Women Non-operating Landlords; What we are learning about conservation on rented lands
American Farmland Trust’s Women for the Land initiative has been working for the past six years to elevate the voices, stories, and needs of women landowners and farmers across many distinct regions in the U.S. We know that women are critically important to the management of farmland, with the most recent Agricultural Census outlining that women are principal or co-principal landlords on more than 50% of U.S. farmland. Furthermore, we know that women landlords, based on data from the National Agricultural Statistics Service TOTAL survey, make up a third of the ownership of land that is rented out by non-operating landlords, or what we call NOLs. We suspect, through our work with women NOLs, that this number is inaccurate, with many more women NOLs out there than we might have first suspected.
Given AFT’s work on women NOLs and women farmers, we sought to understand more clearly how male and female NOLs compare and contrast, particularly in their support for conservation management and the strength of their relationship with their farmer. We sampled both women and men NOLs in our recent survey of NOLs who own land in 11 states (including Arkansas, California, Illinois, Indiana, Iowa, Kansas, New York, North Carolina, Ohio, Texas, and Washington).
The data we collected is rich and complex, and we encourage you to check out our full report and executive summary to learn more. However, it is worth highlighting some interesting differences between women and men NOLs, particularly because these differences reveal some topics on which we hope to engage with women NOLs in the future.
One good piece of news about our work is that we found fewer differences between men and women NOLs than we had originally anticipated. In fact, the findings from our gender analysis illustrate that conservation is important to both men and women NOLs and suggest we should be cautious in presuming that women are better allies in conservation management than their male counterparts. Both men and women NOLs can be good partners in conservation, and both could use greater engagement with agricultural organizations.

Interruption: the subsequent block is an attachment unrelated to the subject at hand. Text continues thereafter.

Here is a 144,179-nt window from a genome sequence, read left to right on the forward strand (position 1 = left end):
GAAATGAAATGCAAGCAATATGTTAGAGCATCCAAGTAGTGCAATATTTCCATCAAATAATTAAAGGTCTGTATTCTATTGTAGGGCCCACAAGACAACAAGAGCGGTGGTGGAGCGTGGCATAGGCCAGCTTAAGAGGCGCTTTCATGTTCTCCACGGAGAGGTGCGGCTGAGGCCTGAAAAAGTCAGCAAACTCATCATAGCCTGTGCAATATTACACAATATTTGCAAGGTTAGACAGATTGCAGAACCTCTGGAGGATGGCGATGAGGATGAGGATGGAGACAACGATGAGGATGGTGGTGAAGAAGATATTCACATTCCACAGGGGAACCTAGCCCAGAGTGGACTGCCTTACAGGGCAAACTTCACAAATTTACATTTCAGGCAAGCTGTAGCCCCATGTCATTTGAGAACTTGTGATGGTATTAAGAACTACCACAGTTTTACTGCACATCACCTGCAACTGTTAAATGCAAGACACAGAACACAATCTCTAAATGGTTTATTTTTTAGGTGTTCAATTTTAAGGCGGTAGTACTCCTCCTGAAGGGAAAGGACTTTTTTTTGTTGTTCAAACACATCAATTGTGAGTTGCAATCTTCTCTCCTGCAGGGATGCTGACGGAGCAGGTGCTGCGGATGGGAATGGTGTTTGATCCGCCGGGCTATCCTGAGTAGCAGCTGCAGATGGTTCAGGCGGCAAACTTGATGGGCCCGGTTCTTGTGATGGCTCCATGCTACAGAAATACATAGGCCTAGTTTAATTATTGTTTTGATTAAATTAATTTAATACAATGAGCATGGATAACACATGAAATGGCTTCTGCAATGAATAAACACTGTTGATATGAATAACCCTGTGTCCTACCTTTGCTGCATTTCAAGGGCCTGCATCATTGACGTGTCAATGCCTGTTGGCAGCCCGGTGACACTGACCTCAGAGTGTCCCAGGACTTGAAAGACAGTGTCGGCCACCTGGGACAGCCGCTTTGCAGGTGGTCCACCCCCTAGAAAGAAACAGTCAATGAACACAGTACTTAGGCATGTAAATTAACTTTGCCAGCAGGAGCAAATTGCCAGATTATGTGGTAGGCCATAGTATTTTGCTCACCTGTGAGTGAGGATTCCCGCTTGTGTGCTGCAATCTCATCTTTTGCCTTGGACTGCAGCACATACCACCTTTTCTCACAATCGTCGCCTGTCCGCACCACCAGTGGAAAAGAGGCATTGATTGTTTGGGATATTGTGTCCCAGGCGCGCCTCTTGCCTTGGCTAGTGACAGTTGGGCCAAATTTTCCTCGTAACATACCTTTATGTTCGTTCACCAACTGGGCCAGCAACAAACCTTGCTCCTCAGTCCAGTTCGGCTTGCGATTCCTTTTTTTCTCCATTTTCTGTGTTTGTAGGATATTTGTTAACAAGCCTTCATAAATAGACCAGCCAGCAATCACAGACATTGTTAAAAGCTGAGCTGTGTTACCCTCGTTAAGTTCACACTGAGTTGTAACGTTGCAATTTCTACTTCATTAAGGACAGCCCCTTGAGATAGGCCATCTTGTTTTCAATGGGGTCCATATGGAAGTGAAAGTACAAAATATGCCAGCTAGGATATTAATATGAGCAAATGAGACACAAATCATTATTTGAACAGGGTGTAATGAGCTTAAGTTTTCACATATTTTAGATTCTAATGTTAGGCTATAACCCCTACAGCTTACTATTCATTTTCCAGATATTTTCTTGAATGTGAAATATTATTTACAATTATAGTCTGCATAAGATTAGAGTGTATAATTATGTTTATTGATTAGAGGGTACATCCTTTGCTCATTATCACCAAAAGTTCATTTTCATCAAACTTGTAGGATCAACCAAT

However, our findings do suggest some need for targeted engagement with women landowners, as we found a gap in their knowledge and engagement with technical resources that might help them achieve more conservation and other desired outcomes on the land they own.
Some of our key findings show that women NOLS appear to be less empowered with knowledge about conservation and have significantly less experience as farm operators, no doubt contributing to their perceived lack of knowledge of agriculture. This lack of knowledge is also evidenced when asking about the involvement in various government conservation programs, where, as noted, women were at least two times as likely to indicate they did not know if they were involved in these practices or had received technical assistance for cost-share programs, receiving technical assistance, and developing or updating a conservation plan (See Table 14 from our report).
Previous qualitative work by AFT and our partners at Utah State University highlighted that lack of knowledge is a significant barrier for women non-operating landowners. The quantitative data from this NOLS survey echoes this finding. Thus, there is clearly great value our Women for the Land program can offer in cultivating and supporting networks of women who want to be more actively involved in the land they own but who may lack the resources, knowledge, or confidence to do so effectively.
Please check out our full report and state summaries to take a deeper dive into this work. Be sure to follow the good work of the Women for the Land program here at AFT as we lead the effort to collect this research, with Virginia and Pennsylvania to come this fall, and make sense of it for some time to come.